Breach of Contract
What Constitutes a Breach of Contract?
A breach of contract occurs in the event one of the parties to a contract fails to fulfill his or her part of the deal. Some examples of a breach are as follows:
- when a party simply refuses to perform the contract;
- when a party to the contract acts in contravention of the intent of the contract; or
- when a party makes it impossible for the contract to be performed.
A breach may be “material” or “immaterial”; that is, it may or may not matter in a significant way to the parties to the contract. In the event of a “material” breach, a number of remedies are available to the non-breaching party.
What Remedies Are Available in the Event of a Breach of Contract?
If the non-breaching party files suit against the breaching party, the non-breaching party may seek remedies including:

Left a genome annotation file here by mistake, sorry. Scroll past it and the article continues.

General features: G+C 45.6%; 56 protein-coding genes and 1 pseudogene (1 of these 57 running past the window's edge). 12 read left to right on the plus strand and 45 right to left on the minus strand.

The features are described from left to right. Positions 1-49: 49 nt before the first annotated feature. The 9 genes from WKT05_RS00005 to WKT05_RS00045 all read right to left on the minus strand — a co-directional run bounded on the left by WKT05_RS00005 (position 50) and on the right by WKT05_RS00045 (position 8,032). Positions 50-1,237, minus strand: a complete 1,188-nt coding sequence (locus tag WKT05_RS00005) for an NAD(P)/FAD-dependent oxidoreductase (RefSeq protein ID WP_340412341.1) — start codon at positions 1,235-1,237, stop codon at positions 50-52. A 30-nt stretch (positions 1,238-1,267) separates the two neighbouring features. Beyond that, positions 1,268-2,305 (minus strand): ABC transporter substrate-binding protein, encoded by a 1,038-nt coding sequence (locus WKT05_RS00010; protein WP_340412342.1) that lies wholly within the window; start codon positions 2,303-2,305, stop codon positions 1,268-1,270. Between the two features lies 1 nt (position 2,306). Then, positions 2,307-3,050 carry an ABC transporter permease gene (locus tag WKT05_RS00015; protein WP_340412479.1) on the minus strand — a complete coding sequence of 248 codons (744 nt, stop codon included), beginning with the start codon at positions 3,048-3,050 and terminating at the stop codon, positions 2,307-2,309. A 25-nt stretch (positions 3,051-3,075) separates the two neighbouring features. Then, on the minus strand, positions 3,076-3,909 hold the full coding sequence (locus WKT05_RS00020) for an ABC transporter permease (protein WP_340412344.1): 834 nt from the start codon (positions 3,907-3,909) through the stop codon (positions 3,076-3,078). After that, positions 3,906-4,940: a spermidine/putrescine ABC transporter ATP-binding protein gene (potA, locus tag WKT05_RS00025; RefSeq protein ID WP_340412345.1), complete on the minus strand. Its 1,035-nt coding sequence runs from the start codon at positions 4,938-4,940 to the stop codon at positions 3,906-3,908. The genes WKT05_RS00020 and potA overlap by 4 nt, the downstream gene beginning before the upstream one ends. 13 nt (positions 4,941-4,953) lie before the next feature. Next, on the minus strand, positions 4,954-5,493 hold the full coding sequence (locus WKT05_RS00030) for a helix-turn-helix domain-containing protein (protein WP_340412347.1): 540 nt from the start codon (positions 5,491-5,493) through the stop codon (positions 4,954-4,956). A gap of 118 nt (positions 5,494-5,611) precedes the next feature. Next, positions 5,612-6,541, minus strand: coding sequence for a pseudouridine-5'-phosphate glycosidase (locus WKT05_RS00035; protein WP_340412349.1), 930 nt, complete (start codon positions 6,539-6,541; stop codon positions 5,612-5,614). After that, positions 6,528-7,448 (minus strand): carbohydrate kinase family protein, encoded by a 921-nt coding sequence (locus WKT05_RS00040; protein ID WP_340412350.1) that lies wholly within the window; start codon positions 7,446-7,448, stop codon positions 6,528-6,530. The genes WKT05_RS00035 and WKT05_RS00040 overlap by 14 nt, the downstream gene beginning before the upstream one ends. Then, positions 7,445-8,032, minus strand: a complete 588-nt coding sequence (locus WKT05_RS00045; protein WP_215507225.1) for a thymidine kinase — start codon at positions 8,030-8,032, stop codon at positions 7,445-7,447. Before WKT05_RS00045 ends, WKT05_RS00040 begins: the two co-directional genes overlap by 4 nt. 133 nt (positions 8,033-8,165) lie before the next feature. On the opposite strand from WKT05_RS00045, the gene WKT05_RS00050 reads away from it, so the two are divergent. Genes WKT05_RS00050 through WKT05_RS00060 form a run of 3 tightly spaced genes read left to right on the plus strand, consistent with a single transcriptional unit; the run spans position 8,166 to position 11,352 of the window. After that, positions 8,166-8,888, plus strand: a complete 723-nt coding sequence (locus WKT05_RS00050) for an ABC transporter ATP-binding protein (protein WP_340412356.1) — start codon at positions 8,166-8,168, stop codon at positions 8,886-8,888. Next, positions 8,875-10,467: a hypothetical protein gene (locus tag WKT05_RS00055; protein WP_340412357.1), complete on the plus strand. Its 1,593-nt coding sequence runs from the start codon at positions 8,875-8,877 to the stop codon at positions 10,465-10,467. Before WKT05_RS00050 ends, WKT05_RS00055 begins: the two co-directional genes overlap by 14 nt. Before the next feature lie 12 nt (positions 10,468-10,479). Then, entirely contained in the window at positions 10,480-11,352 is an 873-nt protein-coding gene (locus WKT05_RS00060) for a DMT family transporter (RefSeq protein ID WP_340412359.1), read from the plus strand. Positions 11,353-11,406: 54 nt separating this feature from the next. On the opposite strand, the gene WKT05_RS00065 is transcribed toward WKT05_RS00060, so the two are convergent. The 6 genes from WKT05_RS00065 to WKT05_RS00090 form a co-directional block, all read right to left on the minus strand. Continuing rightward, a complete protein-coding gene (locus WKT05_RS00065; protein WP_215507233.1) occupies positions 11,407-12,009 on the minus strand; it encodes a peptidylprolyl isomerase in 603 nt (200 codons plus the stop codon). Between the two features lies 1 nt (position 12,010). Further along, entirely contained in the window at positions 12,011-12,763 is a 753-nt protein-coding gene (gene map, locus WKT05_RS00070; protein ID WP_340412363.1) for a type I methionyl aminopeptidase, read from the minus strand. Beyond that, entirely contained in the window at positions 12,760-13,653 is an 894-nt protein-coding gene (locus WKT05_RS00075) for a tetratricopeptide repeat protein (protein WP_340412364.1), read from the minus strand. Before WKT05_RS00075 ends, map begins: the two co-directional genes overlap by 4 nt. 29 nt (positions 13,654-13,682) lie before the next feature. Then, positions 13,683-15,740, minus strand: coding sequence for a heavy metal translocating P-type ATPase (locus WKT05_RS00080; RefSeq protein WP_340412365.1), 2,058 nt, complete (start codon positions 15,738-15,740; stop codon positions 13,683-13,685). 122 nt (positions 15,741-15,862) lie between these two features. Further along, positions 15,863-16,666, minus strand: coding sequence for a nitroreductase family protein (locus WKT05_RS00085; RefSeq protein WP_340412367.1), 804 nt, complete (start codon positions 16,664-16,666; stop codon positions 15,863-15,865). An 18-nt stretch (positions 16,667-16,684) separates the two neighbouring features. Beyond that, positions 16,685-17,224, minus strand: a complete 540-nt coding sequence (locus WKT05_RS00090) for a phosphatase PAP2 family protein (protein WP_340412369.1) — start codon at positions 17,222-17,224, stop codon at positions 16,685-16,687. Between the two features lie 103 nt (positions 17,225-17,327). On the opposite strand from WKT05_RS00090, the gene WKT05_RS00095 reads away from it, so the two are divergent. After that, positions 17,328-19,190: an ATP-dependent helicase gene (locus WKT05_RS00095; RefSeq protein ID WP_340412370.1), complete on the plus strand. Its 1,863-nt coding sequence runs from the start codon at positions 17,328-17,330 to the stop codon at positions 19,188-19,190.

- specific performance — a court order requiring the breaching party to fulfill his or her obligations in accordance with the terms of the parties’ contract;
- rescission — the contract is cancelled and both parties are returned to their original pre-contract positions; rescission includes the return of any deposit money; or
- reformation — a court order which changes the actual terms of the parties’ contract to reflect the parties’ intentions.
- compensatory damages — a sum of money to compensate the non-breaching party for his or her loss;
- consequential and incidental damages — a sum of money to compensate the non-breaching party for foreseeable losses as a result of the breach;
- liquidated damages — a sum of money, agreed upon by the parties in their contract in advance of any dispute, and payable in the event of a breach; and
- punitive damage — a sum of money that is designed to punish the breaching party for his or her actions and that is typically not recoverable in breach of contract actions except for some unusual cases.
Copyright 2011 LexisNexis, a division of Reed Elsevier Inc.